We extended our evaluation of the SCID mouse, taking advantage of the full development of Brugia in this immunocompromised system, to assess the appropriateness of its use as a facile anti-Wolbachia drug screen. For this we chose a point of oral administration to drug with the anti-Wolbachia reference tetracycline, MIN, once parasites had undergone the final moult to become immature macrofilariae. At this point in the Bm life cycle, Wolbachia numbers have completed a log phase expansion and are representative of levels in mature Brugia (1-5 × 107Wolbachia per female worm) [25]. Further, initiating anti-Wolbachia drugging at the immature macrofilarial stage allowed us to simultaneously and rapidly discern downstream effects on embryogenesis via initial mf release, at the immediate onset of patency (+10-11 weeks in mice). We could consistently recover Bm macrofilariae in infected and dosed SCID animals, supporting prior observations of full permissiveness of this model [21] and allowing for reliable production of the required numbers of adult worms and mf release for assessment of Wolbachia efficacy. Oral MIN administration in infected SCID mice for 28 days reduced Wolbachia loads within female Bm below the 90% threshold deemed to irreversibly sterilise filarial tissues in clinical studies, leading to macrofilaricidal effects [33],[42],[43]. The >90% levels of depletion observed in female macrofilariae derived from drugged SCID Bm infections were consistent with in vivo effects reported following protracted tetracycline treatments in patent Bm infections of gerbils [44] and were reflected in a complete blockade in mf release in drugged animals.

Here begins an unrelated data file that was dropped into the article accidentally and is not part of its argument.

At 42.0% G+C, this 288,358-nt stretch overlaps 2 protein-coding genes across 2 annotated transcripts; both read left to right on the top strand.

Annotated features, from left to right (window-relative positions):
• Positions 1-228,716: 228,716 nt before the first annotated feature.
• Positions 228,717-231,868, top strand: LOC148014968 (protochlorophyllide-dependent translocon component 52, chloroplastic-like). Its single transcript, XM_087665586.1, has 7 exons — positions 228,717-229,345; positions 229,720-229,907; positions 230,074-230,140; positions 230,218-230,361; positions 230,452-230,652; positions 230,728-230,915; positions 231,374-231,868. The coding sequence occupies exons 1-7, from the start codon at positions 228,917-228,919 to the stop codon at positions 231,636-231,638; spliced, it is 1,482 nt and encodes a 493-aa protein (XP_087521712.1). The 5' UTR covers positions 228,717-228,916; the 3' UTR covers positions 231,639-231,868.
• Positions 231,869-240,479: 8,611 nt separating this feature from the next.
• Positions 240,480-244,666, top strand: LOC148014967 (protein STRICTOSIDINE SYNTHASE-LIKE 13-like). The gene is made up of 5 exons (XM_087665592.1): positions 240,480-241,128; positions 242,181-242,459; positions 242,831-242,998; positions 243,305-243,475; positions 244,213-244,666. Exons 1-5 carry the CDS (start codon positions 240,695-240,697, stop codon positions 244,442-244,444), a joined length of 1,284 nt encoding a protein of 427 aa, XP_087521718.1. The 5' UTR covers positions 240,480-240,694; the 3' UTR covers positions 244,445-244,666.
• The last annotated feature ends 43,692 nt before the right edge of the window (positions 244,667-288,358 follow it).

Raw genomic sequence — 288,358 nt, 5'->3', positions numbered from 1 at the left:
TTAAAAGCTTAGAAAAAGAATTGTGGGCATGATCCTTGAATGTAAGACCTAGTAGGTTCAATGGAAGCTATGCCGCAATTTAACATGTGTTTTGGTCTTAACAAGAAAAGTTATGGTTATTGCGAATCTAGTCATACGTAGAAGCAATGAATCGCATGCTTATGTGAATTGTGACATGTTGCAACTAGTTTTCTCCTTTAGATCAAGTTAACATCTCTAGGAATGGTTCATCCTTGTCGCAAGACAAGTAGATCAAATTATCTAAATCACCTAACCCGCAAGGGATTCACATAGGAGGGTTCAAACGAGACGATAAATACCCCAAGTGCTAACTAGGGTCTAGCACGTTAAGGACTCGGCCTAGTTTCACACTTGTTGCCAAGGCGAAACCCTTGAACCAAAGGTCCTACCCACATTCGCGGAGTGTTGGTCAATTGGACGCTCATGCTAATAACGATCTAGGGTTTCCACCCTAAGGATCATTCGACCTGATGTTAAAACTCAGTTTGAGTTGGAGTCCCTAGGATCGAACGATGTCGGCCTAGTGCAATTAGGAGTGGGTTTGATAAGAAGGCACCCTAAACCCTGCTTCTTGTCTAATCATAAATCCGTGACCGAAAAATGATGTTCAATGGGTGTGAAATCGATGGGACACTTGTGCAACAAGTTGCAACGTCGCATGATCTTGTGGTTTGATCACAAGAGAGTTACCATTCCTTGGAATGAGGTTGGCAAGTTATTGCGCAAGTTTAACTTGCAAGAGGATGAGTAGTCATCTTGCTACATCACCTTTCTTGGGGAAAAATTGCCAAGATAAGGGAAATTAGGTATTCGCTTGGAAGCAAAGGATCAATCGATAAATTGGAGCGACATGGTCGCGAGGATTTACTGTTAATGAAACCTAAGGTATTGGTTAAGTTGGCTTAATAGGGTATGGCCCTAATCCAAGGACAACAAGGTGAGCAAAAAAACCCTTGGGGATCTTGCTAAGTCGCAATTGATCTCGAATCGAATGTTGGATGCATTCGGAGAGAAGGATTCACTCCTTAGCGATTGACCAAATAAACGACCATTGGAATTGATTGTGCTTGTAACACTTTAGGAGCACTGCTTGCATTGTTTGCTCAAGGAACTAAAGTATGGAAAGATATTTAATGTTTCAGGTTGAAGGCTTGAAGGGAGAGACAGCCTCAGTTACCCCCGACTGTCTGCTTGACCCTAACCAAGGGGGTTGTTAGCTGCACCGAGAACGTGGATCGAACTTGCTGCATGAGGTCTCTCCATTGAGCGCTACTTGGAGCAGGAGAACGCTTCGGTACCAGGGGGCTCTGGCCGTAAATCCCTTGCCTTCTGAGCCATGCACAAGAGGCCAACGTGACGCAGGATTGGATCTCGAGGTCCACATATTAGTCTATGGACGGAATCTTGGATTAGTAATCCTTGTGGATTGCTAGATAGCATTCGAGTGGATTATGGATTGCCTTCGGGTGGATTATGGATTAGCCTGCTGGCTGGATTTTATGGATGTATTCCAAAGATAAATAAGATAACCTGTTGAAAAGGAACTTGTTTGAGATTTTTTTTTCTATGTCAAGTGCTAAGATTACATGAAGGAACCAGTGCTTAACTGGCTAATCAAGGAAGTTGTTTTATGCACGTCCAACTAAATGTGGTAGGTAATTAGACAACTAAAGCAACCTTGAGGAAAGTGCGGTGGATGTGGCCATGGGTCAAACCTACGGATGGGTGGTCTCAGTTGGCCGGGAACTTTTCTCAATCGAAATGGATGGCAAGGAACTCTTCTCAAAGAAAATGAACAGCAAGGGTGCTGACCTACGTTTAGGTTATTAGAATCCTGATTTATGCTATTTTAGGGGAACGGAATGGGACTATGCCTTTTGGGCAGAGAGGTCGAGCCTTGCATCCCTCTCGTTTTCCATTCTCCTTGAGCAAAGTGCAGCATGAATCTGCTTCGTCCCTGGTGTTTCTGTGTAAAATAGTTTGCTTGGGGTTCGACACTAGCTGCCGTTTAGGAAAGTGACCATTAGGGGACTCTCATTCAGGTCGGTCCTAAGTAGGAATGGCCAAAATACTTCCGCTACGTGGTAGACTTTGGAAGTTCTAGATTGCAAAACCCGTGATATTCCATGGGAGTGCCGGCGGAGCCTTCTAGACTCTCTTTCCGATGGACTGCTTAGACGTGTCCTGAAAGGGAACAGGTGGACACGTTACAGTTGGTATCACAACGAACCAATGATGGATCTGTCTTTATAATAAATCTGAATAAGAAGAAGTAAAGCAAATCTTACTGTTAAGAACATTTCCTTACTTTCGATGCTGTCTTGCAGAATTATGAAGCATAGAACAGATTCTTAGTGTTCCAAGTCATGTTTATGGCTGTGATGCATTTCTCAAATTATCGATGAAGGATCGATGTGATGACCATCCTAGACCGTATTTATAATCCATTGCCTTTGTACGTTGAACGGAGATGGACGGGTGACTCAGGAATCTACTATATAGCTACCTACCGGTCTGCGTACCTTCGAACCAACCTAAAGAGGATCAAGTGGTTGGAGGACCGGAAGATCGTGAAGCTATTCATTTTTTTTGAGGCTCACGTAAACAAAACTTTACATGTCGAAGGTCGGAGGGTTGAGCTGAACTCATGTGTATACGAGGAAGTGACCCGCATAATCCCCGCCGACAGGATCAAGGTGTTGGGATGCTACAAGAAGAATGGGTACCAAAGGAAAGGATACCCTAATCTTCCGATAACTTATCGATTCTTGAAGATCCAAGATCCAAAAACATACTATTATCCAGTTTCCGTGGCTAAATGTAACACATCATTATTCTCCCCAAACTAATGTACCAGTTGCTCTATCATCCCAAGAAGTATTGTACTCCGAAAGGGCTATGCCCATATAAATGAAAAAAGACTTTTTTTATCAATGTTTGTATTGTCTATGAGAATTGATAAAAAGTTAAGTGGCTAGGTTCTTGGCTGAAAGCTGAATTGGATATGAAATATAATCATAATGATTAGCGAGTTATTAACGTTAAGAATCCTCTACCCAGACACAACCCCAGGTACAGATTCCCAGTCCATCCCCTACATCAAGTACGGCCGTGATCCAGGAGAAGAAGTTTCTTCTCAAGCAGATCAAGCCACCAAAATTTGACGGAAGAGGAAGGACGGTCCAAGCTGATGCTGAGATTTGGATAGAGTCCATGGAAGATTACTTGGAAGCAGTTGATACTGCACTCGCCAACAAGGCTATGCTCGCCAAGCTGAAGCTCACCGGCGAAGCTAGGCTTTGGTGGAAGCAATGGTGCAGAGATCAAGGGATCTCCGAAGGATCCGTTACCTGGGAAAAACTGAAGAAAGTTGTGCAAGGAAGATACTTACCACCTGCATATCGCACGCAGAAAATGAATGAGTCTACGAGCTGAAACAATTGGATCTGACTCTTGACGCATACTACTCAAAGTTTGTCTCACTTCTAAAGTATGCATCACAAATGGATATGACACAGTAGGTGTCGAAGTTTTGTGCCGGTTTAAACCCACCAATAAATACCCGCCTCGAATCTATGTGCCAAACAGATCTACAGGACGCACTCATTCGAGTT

Having validated the SCID model system as suitably responsive to a range of filaricidal reference compounds, we tested survival rates of male Onchocerca macrofilariae in either SCID BALB/c or WT BALB/c mice. The results of a two-week implant pilot study indicated that male Onchocerca survived significantly better in the immunocompromised system, suggesting that adaptive immune responses begin to exert attritional effect on survival by this stage. This is consistent with the kinetics of immune-attrition against larval Bm infections where adaptive immune responses begin to exert significant filaricidal activity at +2 weeks post-infection [26]. We were also able to preliminarily evaluate survival in the Brugia susceptible outbred rodent, Meriones, which indicated that male Onchocerca macrofilariae could persist at a similar level as within SCID mice. As our focus was on development of a flexible `pan-filarial’ SCID pre-clinical model, we did not investigate survival in Meriones gerbils further. However our initial findings suggest Meriones may also be a suitable laboratory host for male Onchocerca implants and further investigation is warranted to explore the length of persistence in this immune-intact outbred rodent. It is debatable whether macrofilaricides with a total reliance on adaptive immunity would be suitable for indications in chronic filariasis patients who typically display hyporesponsive T cell profiles to filarial antigens [37],[45],[46]. Furthermore, identification of `hits’ within in vitro culture screening assays [29],[47] would fail to identify drugs with a reliance on host adaptive immune responses and as such, these candidates would be suitable for in vivo evaluation in SCID mice. However, should drugs emerge with putative T or B cell adaptive immune-pharmacological mechanisms, the availability of comparative Bm and Onchocerca macrofilaricide screens in WT mice, SCID mice and gerbils would serve as useful pre-clinical assessment tools to dissect the mode of action and spectrum of anti-filarial effects.